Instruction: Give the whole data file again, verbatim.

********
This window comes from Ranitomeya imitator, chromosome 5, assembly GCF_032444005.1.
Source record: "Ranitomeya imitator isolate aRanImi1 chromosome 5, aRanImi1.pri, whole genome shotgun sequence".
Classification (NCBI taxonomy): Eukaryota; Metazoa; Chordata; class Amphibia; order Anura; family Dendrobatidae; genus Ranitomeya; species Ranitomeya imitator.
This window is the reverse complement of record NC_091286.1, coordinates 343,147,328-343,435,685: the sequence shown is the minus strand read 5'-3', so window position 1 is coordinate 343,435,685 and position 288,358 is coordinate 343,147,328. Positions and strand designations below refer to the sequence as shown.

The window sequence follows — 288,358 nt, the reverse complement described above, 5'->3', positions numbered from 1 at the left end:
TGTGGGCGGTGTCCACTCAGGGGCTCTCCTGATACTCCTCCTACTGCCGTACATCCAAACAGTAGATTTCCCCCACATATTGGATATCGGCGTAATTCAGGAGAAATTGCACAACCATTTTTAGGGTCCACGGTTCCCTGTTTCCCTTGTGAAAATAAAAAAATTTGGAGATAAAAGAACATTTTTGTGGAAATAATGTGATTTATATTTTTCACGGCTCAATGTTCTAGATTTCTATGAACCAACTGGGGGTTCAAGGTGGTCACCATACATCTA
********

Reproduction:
This window comes from Ranitomeya imitator, chromosome 5, assembly GCF_032444005.1.
Source record: "Ranitomeya imitator isolate aRanImi1 chromosome 5, aRanImi1.pri, whole genome shotgun sequence".
Classification (NCBI taxonomy): Eukaryota; Metazoa; Chordata; class Amphibia; order Anura; family Dendrobatidae; genus Ranitomeya; species Ranitomeya imitator.
This window is the reverse complement of record NC_091286.1, coordinates 343,147,328-343,435,685: the sequence shown is the minus strand read 5'-3', so window position 1 is coordinate 343,435,685 and position 288,358 is coordinate 343,147,328. Positions and strand designations below refer to the sequence as shown.

The window sequence follows — 288,358 nt, the reverse complement described above, 5'->3', positions numbered from 1 at the left end:
TGTGGGCGGTGTCCACTCAGGGGCTCTCCTGATACTCCTCCTACTGCCGTACATCCAAACAGTAGATTTCCCCCACATATTGGATATCGGCGTAATTCAGGAGAAATTGCACAACCATTTTTAGGGTCCACGGTTCCCTGTTTCCCTTGTGAAAATAAAAAAATTTGGAGATAAAAGAACATTTTTGTGGAAATAATGTGATTTATATTTTTCACGGCTCAATGTTCTAGATTTCTATGAACCAACTGGGGGTTCAAGGTGGTCACCATACATCTA